A WORRYING PROGNOSIS
November 26, 2008
After he assumes office, Barack Obama will likely introduce a reworked version of Hillary Clinton's 1990s health care plan, says Pete du Pont, chairman of the National Center for Policy Analysis. A more nationalized system was introduced two weeks ago by Sen. Max Baucus (D-Mont.) to put government, as opposed to the individual, more in charge of health care decisions. The Baucus plan would add between $200 billion and $300 billion to the $2.3 trillion we spend each year on health care, and it would intrude into our medical decisions since the government would decide what policies many of us could buy and what health care provisions they would have to contain.
The Baucus plan contains five essential elements, says du Pont:
- Every individual must have a health insurance policy and compliance could be enforced by the U.S. tax system.
- A new national Health Insurance Exchange would be created -- a government marketplace from which all of us could choose to purchase insurance, either from the government or from among a group of government-regulated private policies.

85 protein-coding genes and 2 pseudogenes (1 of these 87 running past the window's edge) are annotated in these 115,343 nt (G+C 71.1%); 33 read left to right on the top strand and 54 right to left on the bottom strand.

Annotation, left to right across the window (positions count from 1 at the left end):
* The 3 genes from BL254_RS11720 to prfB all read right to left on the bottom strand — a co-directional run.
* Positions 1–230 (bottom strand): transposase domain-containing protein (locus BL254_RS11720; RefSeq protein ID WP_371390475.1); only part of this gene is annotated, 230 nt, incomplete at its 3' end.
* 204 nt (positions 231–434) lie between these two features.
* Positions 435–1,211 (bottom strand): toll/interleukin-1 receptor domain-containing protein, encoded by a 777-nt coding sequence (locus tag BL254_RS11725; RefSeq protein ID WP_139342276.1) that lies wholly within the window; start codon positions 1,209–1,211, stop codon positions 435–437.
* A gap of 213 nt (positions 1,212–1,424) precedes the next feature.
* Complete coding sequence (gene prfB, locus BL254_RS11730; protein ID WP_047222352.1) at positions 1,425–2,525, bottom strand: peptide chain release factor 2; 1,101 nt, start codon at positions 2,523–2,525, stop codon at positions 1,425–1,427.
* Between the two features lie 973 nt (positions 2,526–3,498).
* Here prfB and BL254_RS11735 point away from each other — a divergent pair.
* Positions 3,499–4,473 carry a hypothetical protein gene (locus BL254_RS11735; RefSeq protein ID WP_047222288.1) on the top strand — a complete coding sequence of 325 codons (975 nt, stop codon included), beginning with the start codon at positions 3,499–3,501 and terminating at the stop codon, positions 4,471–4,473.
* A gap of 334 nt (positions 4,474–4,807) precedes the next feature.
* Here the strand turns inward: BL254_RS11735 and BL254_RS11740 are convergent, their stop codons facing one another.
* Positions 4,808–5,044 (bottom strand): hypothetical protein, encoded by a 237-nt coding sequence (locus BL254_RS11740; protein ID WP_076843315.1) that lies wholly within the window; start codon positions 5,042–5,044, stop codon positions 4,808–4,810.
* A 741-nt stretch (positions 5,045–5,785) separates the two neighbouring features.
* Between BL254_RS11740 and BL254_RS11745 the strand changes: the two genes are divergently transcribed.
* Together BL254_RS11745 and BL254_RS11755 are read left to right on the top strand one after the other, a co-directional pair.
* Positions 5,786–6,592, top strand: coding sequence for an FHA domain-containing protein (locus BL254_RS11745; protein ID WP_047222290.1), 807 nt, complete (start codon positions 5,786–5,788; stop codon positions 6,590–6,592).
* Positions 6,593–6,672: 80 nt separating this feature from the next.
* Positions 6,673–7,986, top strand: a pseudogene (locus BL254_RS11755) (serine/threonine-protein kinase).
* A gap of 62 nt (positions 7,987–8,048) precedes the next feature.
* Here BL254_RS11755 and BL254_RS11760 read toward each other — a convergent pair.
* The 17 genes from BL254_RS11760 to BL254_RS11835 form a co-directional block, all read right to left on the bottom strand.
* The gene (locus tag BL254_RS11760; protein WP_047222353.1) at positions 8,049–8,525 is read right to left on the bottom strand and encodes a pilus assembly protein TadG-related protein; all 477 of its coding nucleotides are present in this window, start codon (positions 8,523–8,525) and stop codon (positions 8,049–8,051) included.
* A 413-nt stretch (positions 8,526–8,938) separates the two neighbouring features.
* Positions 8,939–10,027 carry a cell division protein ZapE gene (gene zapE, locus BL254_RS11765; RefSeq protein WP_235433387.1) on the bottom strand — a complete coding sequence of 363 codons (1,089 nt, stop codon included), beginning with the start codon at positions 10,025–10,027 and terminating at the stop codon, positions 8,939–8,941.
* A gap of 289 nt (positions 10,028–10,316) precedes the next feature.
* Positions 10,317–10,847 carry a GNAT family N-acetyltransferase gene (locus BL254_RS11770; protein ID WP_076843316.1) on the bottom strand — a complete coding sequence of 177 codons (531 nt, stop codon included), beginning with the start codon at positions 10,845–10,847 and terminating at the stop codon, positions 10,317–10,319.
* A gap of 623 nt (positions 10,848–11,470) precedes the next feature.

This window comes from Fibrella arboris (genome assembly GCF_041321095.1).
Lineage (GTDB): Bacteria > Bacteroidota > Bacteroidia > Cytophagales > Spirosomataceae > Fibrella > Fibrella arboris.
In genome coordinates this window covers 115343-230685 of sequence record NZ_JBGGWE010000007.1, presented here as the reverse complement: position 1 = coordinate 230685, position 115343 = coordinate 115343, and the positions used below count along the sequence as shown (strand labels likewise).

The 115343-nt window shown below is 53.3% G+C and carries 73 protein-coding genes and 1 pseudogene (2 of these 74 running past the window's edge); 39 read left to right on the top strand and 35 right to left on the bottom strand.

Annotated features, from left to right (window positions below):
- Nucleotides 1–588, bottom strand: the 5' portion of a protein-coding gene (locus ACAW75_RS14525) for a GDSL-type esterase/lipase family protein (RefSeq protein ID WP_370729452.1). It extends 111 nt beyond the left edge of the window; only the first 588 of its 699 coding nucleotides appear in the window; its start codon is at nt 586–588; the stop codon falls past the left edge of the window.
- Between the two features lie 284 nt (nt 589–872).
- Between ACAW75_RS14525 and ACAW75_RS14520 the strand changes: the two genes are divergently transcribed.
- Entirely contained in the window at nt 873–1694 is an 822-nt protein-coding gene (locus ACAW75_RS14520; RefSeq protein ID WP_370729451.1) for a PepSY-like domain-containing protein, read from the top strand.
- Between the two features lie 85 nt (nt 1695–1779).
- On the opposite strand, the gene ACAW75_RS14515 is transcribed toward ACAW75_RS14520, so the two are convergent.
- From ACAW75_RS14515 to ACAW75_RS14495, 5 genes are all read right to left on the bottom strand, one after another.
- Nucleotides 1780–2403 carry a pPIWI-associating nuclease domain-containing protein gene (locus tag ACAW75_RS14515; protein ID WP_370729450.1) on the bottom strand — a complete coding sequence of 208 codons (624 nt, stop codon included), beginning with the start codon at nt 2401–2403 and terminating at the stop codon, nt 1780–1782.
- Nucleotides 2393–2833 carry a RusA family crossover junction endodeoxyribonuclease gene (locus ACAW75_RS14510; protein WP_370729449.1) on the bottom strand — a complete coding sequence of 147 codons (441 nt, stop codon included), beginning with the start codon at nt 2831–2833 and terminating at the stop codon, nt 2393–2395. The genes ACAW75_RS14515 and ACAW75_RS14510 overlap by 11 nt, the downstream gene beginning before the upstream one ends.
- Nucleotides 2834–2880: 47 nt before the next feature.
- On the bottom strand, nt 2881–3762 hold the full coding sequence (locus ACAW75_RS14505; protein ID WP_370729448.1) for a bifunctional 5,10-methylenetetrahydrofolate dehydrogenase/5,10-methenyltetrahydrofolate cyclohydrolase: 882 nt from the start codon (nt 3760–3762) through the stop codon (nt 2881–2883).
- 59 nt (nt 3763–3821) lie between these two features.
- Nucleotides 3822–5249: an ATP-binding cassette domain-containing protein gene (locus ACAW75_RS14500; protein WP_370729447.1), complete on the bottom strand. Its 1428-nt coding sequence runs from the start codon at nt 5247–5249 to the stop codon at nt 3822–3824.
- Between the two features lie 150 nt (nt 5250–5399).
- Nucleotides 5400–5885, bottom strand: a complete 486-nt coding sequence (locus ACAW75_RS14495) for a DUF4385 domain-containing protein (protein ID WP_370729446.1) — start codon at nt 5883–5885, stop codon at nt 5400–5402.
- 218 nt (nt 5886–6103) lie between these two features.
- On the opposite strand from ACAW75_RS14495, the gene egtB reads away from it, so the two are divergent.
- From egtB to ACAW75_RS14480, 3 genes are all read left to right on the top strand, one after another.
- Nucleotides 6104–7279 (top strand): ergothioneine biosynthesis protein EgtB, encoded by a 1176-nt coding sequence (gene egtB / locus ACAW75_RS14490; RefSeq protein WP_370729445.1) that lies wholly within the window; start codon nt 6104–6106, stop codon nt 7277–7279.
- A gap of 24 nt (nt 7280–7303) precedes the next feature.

- Most private insurance companies that provide healthcare policies would not be able to deny coverage to any individual based on pre-existing conditions and would have to offer policies to all people at an equal price regardless of their health condition.
- Companies that employ people would be given a choice: create a health care plan meeting certain government standards, or pay a percentage of company payroll (6-7 percent) to the government so that it can provide coverage for the employees.
- A federal Independent Health Care Council would be established to regulate health insurance policies, such as determining "affordable" premiums and defining key terms like what "coverage" is and what "affordability" means.
Put this all together and existing health care programs would be expanded, new health care regulation for business and individual policies would be established and America would have a vast new health care program, run for and largely paid for by the government. Government would run it, regulate it, supervise its performance, mandate how companies must participate in it and somehow come up with more than several hundred billion dollars each year to pay for it, says du Pont.
Source: Pete du Pont, "A Worrying Prognosis," Wall Street Journal, November 24, 2008.
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